This mission of the Institute of Memory is “to promote, facilitate and monitor the implementation of the recommendations made by CAVR and CTF” in order “to promote a better understanding of the nature, causes and impact of violations of human rights; as well as to promote a culture of responsibility/accountability, just reparations and respect for the rule of law … to promote respect for human rights and to prevent the resurgence of violence.”
Truth must not be suppressed.
Although providing compensation and recognition to vulnerable victims falls within its mandate, the draft functions of the IM do not include the most essential mechanisms and processes recommended by CAVR and CVA to achieve this goal. We believe that this cannot be achieved solely by the state of Timor-Leste, but will require the cooperation of the international community and, eventually, Indonesia. If the IM is not empowered to enhance and advocate international fulfillment of the world community’s responsibilities, other mechanisms should be employed to do so. Otherwise, impunity becomes entrenched and accountability is flushed down the memory hole – a sad, ironic result from two institutions whose names start with “Truth” being implemented by another called “memory.”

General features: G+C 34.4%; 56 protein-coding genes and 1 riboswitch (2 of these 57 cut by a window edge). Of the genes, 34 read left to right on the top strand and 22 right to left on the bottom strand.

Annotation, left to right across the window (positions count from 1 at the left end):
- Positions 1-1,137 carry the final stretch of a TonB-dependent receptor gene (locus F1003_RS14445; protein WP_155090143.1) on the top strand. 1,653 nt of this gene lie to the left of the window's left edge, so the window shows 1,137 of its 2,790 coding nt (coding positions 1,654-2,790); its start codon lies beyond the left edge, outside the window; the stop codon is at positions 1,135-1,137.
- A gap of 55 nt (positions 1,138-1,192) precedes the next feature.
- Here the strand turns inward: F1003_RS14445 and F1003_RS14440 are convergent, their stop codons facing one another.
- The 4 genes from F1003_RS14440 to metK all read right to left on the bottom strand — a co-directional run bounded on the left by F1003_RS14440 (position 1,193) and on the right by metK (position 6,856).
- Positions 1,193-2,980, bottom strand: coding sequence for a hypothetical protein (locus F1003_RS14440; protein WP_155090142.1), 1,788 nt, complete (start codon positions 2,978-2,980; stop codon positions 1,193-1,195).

We are concerned that Article 33 and 34 of the draft IM law (Secrecy) will impede the public education functions of the institution. By threatening long prison terms for people who disclose information about “third parties”-- such as Suharto, Kissinger or Wiranto – without their consent, the law makes it more difficult for the public to know the truth, which is one of the main goals of this institution. It could also become an obstacle to cooperation with Timorese or international judicial processes.
Although we recognize that some institutions and individuals provided information or testimony to CAVR and CVA with an understanding of confidentiality, we do not think an automatic presumption of secrecy is the proper way to keep this promise. The law could include a system of classification of information, under the presumption that everything is public unless there is a specific, compelling reason to keep it confidential.